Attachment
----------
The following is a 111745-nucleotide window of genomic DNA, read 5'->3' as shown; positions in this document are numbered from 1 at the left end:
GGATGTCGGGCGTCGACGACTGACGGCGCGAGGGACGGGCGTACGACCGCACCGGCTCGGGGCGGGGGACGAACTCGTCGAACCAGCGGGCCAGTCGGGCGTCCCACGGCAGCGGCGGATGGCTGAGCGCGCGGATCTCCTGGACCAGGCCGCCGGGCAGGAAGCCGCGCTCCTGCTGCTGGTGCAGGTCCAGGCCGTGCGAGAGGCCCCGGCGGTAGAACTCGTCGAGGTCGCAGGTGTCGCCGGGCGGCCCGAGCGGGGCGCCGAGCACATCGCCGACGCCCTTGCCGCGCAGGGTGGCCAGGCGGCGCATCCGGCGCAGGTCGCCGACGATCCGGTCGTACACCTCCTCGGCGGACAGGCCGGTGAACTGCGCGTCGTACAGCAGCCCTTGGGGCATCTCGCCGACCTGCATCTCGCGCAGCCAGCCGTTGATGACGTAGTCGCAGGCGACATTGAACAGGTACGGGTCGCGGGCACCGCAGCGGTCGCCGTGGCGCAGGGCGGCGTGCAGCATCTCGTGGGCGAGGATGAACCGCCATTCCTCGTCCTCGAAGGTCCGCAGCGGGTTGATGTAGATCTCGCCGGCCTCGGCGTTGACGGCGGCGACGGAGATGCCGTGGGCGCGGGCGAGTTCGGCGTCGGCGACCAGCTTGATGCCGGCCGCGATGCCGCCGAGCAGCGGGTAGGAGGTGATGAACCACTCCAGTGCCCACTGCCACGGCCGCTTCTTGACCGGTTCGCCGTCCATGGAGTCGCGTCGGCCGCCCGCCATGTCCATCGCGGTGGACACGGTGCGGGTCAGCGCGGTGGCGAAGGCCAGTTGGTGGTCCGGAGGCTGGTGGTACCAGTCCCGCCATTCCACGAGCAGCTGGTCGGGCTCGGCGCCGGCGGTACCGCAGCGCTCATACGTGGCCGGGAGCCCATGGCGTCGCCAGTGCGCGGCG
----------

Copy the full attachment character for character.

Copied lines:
The following is a 111745-nucleotide window of genomic DNA, read 5'->3' as shown; positions in this document are numbered from 1 at the left end:
GGATGTCGGGCGTCGACGACTGACGGCGCGAGGGACGGGCGTACGACCGCACCGGCTCGGGGCGGGGGACGAACTCGTCGAACCAGCGGGCCAGTCGGGCGTCCCACGGCAGCGGCGGATGGCTGAGCGCGCGGATCTCCTGGACCAGGCCGCCGGGCAGGAAGCCGCGCTCCTGCTGCTGGTGCAGGTCCAGGCCGTGCGAGAGGCCCCGGCGGTAGAACTCGTCGAGGTCGCAGGTGTCGCCGGGCGGCCCGAGCGGGGCGCCGAGCACATCGCCGACGCCCTTGCCGCGCAGGGTGGCCAGGCGGCGCATCCGGCGCAGGTCGCCGACGATCCGGTCGTACACCTCCTCGGCGGACAGGCCGGTGAACTGCGCGTCGTACAGCAGCCCTTGGGGCATCTCGCCGACCTGCATCTCGCGCAGCCAGCCGTTGATGACGTAGTCGCAGGCGACATTGAACAGGTACGGGTCGCGGGCACCGCAGCGGTCGCCGTGGCGCAGGGCGGCGTGCAGCATCTCGTGGGCGAGGATGAACCGCCATTCCTCGTCCTCGAAGGTCCGCAGCGGGTTGATGTAGATCTCGCCGGCCTCGGCGTTGACGGCGGCGACGGAGATGCCGTGGGCGCGGGCGAGTTCGGCGTCGGCGACCAGCTTGATGCCGGCCGCGATGCCGCCGAGCAGCGGGTAGGAGGTGATGAACCACTCCAGTGCCCACTGCCACGGCCGCTTCTTGACCGGTTCGCCGTCCATGGAGTCGCGTCGGCCGCCCGCCATGTCCATCGCGGTGGACACGGTGCGGGTCAGCGCGGTGGCGAAGGCCAGTTGGTGGTCCGGAGGCTGGTGGTACCAGTCCCGCCATTCCACGAGCAGCTGGTCGGGCTCGGCGCCGGCGGTACCGCAGCGCTCATACGTGGCCGGGAGCCCATGGCGTCGCCAGTGCGCGGCG